chores

I’m So Sorry

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I’ve been thinking about apologies lately. A month ago, a friend linked to this post on Facebook (A Better Way to Say Sorry), and lately it keeps reappearing in my world. And then this week, in a creative writing class that I teach, a student wrote an essay about the art of apologizing. It was a piece that had everyone in the class laughing with self-recognition, because it pointed out the truth about apologies—that they are essentially selfish in that we seek to be relieved of our wrongdoings. At a minimum, we want to be forgiven. And so often we want still more than that. We want the other party to admit that he too was wrong.

Several years ago, in a parenting class, the teacher taught me something incredibly simple that has changed my life. It’s one of those things that should be obvious, but to me it was a revelation: You should apologize to your kids when you’ve wronged them, she said, and a true apology doesn’t include the word “but”.

“I’m sorry I yelled, but you weren’t listening.”

“I’m sorry I grabbed your wrist, but you’re not allowed to run off.”

It was a practical instruction, and when I got home I discovered it was something I could easily do. I couldn’t stop myself from making mistakes, but I could apologize for them. It felt delicious to own my wrongs.

“I’m sorry I yelled.”

“I’m sorry I called you a sugar fiend. You’re right. That wasn’t very nice.”

Sometimes, as it turns out, apologizing frees me from all of the emotions that get tangled in a conflict. Sometimes, once I apologize, my guilt and even my resentment seem to magically evaporate, as if the act allows me not only to forgive myself, but to forgive the other party too.

But then there are the times when I fail to untangle, when the fighting gets messy, when I sense I am wrong but can’t form the words to an apology, when I’m unwilling to look up from whatever deep wound I’m nursing.

This past weekend was hard for Smoke and me.

At five years old, he’s capable of helping, but I struggle to gauge how much I can reasonably ask of him. I do know this: I don’t want him to grow into one of those twenty-something dudes who leaves his dirty socks everywhere and whose toilet seat is covered in dried-up pee drips, with random pubic hairs stuck to everything. And so on Sunday, I asked him to help me with the laundry by folding his own.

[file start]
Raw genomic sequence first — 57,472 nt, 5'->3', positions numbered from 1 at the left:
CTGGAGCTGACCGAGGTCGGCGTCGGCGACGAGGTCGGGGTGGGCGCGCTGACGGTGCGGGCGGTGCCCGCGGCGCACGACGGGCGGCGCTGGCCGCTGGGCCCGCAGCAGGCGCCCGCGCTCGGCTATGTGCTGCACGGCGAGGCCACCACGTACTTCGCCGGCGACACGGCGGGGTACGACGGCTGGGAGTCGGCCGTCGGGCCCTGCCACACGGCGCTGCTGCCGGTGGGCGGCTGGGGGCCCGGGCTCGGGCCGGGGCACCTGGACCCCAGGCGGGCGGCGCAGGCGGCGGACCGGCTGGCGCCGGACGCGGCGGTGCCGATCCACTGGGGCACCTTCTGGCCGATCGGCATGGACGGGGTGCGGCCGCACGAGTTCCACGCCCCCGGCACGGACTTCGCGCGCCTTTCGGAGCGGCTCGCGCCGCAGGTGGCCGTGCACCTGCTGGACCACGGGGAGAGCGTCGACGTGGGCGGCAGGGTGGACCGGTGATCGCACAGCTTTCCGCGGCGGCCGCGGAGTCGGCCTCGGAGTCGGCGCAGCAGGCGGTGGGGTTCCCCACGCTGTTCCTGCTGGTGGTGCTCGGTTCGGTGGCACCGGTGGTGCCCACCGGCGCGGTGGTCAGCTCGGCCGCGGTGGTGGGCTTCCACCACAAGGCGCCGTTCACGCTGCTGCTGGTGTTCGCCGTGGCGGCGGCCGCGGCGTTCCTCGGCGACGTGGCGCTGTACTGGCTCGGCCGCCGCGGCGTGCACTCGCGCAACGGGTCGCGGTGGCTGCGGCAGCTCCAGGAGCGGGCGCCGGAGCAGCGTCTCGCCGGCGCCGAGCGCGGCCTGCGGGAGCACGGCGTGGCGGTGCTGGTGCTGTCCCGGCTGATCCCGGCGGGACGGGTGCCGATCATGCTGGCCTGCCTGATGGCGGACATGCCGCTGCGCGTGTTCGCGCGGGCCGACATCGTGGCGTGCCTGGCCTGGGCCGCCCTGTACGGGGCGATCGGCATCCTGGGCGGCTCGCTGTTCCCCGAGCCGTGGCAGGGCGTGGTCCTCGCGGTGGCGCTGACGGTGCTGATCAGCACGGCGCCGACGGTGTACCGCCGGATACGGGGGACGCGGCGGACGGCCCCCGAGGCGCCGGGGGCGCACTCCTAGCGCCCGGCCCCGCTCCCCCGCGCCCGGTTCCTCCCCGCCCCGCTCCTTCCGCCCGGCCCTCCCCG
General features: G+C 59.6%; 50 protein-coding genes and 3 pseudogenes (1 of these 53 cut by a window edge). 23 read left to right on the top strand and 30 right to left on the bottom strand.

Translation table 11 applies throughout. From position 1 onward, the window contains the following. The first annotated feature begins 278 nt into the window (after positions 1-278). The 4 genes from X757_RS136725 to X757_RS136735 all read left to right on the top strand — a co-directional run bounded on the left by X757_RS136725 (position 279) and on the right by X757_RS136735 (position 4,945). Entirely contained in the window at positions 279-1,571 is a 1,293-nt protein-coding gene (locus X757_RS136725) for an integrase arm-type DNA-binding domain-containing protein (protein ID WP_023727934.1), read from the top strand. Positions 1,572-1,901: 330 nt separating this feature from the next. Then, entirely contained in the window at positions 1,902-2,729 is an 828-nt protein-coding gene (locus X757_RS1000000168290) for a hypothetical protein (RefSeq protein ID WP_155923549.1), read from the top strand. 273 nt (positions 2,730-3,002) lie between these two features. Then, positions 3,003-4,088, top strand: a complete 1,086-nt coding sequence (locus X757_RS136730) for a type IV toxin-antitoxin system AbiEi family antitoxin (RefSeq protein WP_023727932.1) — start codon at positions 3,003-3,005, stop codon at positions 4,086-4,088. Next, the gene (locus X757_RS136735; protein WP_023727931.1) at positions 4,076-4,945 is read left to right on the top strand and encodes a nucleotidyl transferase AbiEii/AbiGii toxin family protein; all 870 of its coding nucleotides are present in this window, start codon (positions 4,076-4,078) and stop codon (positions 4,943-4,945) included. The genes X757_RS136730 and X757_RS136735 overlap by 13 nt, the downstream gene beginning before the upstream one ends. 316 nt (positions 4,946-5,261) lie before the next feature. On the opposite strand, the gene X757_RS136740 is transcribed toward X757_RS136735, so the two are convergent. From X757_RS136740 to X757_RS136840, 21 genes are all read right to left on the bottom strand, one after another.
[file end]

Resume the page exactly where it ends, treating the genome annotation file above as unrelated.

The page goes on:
He did a beautiful systematic job—it was his own system, but it was a fine one. He laid each shirt on the carpet, turned in the sleeves, and then tidily folded it into thirds. The result was a uniquely folded shirt with a few floor crumbs on it. I was happy with that, and so was he. Stump napped in the next room, out of our way for once, and together we amassed a pile of folded clothes on the sofa. I felt great, imagining my future twenty-something son whose bathroom would gleam and smell like lemons.

Stump woke up just as we were finishing the pile, and I warned Smoke that he better put his clothes away quickly, lest all of his hard work be undone. But Smoke decided he wanted to practice jumping over his pile of folded clothes rather than put them away. And meanwhile Stump, like a good bobcat, systematically thrashed at everything in his path.

It seems like such a little thing right now as I write it. My five-year-old had an interest in folding his clothes, but not enough persistence to put them away. That seems both clear and reasonable to me now. But in the moment it was terrible.

“Honey, stop jumping. Put your clothes away,” I told him, but he continued on as if he hadn’t heard me. More clothes were falling off the couch. It didn’t bother him in the slightest that his work had been undone. He was happy.

“Put your clothes away. Now.” I couldn’t bear his happiness. What would I do? Re-fold the clothes? Put them away myself? Resign myself to raising a son who would make future partners do all the cleaning? “This Is Not Okay.”